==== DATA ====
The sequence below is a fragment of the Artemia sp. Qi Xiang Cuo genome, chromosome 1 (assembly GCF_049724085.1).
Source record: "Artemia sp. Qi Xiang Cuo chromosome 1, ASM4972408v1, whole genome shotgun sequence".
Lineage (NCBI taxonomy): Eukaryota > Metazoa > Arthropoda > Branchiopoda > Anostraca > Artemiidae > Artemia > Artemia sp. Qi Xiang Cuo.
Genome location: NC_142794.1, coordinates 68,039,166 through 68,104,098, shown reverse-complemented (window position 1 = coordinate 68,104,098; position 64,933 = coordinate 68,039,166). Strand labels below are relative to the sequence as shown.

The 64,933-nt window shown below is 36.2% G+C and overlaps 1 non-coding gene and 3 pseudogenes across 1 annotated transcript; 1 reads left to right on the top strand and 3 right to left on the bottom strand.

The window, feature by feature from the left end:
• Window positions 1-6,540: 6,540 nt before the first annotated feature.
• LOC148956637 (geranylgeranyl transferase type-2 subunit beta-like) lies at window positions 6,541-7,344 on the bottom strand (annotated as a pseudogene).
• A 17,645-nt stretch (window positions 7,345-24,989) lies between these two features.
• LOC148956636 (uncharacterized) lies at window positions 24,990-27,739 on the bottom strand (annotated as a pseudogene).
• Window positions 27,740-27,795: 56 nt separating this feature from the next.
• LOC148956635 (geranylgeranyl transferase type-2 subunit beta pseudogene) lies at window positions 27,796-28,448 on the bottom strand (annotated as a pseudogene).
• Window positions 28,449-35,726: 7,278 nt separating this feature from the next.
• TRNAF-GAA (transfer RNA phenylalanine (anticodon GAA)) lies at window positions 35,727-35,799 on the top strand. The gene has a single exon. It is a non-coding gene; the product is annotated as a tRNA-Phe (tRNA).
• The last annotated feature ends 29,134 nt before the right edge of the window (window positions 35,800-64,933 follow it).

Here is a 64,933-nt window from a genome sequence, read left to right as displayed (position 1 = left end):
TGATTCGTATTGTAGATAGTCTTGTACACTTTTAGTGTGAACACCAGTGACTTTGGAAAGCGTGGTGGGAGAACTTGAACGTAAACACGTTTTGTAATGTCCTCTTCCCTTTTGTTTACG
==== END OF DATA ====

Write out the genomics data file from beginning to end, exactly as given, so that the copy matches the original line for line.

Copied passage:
The sequence below is a fragment of the Artemia sp. Qi Xiang Cuo genome, chromosome 1 (assembly GCF_049724085.1).
Source record: "Artemia sp. Qi Xiang Cuo chromosome 1, ASM4972408v1, whole genome shotgun sequence".
Lineage (NCBI taxonomy): Eukaryota > Metazoa > Arthropoda > Branchiopoda > Anostraca > Artemiidae > Artemia > Artemia sp. Qi Xiang Cuo.
Genome location: NC_142794.1, coordinates 68,039,166 through 68,104,098, shown reverse-complemented (window position 1 = coordinate 68,104,098; position 64,933 = coordinate 68,039,166). Strand labels below are relative to the sequence as shown.

The 64,933-nt window shown below is 36.2% G+C and overlaps 1 non-coding gene and 3 pseudogenes across 1 annotated transcript; 1 reads left to right on the top strand and 3 right to left on the bottom strand.

The window, feature by feature from the left end:
• Window positions 1-6,540: 6,540 nt before the first annotated feature.
• LOC148956637 (geranylgeranyl transferase type-2 subunit beta-like) lies at window positions 6,541-7,344 on the bottom strand (annotated as a pseudogene).
• A 17,645-nt stretch (window positions 7,345-24,989) lies between these two features.
• LOC148956636 (uncharacterized) lies at window positions 24,990-27,739 on the bottom strand (annotated as a pseudogene).
• Window positions 27,740-27,795: 56 nt separating this feature from the next.
• LOC148956635 (geranylgeranyl transferase type-2 subunit beta pseudogene) lies at window positions 27,796-28,448 on the bottom strand (annotated as a pseudogene).
• Window positions 28,449-35,726: 7,278 nt separating this feature from the next.
• TRNAF-GAA (transfer RNA phenylalanine (anticodon GAA)) lies at window positions 35,727-35,799 on the top strand. The gene has a single exon. It is a non-coding gene; the product is annotated as a tRNA-Phe (tRNA).
• The last annotated feature ends 29,134 nt before the right edge of the window (window positions 35,800-64,933 follow it).

Here is a 64,933-nt window from a genome sequence, read left to right as displayed (position 1 = left end):
TGATTCGTATTGTAGATAGTCTTGTACACTTTTAGTGTGAACACCAGTGACTTTGGAAAGCGTGGTGGGAGAACTTGAACGTAAACACGTTTTGTAATGTCCTCTTCCCTTTTGTTTACG